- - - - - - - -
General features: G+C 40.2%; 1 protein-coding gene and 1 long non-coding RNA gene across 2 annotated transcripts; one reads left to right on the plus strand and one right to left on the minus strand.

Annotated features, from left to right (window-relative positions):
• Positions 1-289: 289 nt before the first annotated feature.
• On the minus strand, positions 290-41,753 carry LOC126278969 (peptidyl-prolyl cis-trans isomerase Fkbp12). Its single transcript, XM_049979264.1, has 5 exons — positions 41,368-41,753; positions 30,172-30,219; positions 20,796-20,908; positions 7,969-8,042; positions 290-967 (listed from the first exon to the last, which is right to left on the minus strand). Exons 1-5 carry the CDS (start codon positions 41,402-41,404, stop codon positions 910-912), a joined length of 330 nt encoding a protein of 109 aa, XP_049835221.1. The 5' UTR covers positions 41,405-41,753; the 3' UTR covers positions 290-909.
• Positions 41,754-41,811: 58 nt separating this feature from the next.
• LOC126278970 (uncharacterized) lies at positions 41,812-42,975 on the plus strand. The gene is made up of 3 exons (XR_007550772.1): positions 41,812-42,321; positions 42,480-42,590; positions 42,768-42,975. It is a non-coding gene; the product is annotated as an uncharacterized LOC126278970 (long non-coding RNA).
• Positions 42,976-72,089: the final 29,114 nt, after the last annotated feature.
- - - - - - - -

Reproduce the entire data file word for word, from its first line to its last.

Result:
General features: G+C 40.2%; 1 protein-coding gene and 1 long non-coding RNA gene across 2 annotated transcripts; one reads left to right on the plus strand and one right to left on the minus strand.

Annotated features, from left to right (window-relative positions):
• Positions 1-289: 289 nt before the first annotated feature.
• On the minus strand, positions 290-41,753 carry LOC126278969 (peptidyl-prolyl cis-trans isomerase Fkbp12). Its single transcript, XM_049979264.1, has 5 exons — positions 41,368-41,753; positions 30,172-30,219; positions 20,796-20,908; positions 7,969-8,042; positions 290-967 (listed from the first exon to the last, which is right to left on the minus strand). Exons 1-5 carry the CDS (start codon positions 41,402-41,404, stop codon positions 910-912), a joined length of 330 nt encoding a protein of 109 aa, XP_049835221.1. The 5' UTR covers positions 41,405-41,753; the 3' UTR covers positions 290-909.
• Positions 41,754-41,811: 58 nt separating this feature from the next.
• LOC126278970 (uncharacterized) lies at positions 41,812-42,975 on the plus strand. The gene is made up of 3 exons (XR_007550772.1): positions 41,812-42,321; positions 42,480-42,590; positions 42,768-42,975. It is a non-coding gene; the product is annotated as an uncharacterized LOC126278970 (long non-coding RNA).
• Positions 42,976-72,089: the final 29,114 nt, after the last annotated feature.